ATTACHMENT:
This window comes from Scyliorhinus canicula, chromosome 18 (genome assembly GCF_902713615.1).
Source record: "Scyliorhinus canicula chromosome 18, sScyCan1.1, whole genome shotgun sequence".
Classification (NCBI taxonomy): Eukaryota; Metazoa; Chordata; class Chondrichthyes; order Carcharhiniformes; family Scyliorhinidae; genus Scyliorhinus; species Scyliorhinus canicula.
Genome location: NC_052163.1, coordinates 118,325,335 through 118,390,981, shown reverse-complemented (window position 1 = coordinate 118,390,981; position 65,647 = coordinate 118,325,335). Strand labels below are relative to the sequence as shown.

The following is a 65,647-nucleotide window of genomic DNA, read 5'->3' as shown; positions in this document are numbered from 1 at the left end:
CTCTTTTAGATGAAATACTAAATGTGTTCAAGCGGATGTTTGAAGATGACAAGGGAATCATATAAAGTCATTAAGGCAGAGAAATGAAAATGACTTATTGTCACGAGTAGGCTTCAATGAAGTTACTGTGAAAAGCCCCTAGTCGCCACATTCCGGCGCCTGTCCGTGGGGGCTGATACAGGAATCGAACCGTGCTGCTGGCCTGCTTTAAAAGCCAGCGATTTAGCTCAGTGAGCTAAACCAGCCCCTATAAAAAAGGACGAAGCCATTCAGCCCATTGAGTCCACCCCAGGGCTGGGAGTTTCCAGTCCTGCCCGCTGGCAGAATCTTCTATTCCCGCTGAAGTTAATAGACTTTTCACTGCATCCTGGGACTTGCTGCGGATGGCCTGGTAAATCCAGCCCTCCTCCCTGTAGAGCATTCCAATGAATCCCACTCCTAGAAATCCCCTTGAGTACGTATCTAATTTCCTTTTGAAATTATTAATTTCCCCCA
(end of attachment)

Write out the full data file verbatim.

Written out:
This window comes from Scyliorhinus canicula, chromosome 18 (genome assembly GCF_902713615.1).
Source record: "Scyliorhinus canicula chromosome 18, sScyCan1.1, whole genome shotgun sequence".
Classification (NCBI taxonomy): Eukaryota; Metazoa; Chordata; class Chondrichthyes; order Carcharhiniformes; family Scyliorhinidae; genus Scyliorhinus; species Scyliorhinus canicula.
Genome location: NC_052163.1, coordinates 118,325,335 through 118,390,981, shown reverse-complemented (window position 1 = coordinate 118,390,981; position 65,647 = coordinate 118,325,335). Strand labels below are relative to the sequence as shown.

The following is a 65,647-nucleotide window of genomic DNA, read 5'->3' as shown; positions in this document are numbered from 1 at the left end:
CTCTTTTAGATGAAATACTAAATGTGTTCAAGCGGATGTTTGAAGATGACAAGGGAATCATATAAAGTCATTAAGGCAGAGAAATGAAAATGACTTATTGTCACGAGTAGGCTTCAATGAAGTTACTGTGAAAAGCCCCTAGTCGCCACATTCCGGCGCCTGTCCGTGGGGGCTGATACAGGAATCGAACCGTGCTGCTGGCCTGCTTTAAAAGCCAGCGATTTAGCTCAGTGAGCTAAACCAGCCCCTATAAAAAAGGACGAAGCCATTCAGCCCATTGAGTCCACCCCAGGGCTGGGAGTTTCCAGTCCTGCCCGCTGGCAGAATCTTCTATTCCCGCTGAAGTTAATAGACTTTTCACTGCATCCTGGGACTTGCTGCGGATGGCCTGGTAAATCCAGCCCTCCTCCCTGTAGAGCATTCCAATGAATCCCACTCCTAGAAATCCCCTTGAGTACGTATCTAATTTCCTTTTGAAATTATTAATTTCCCCCA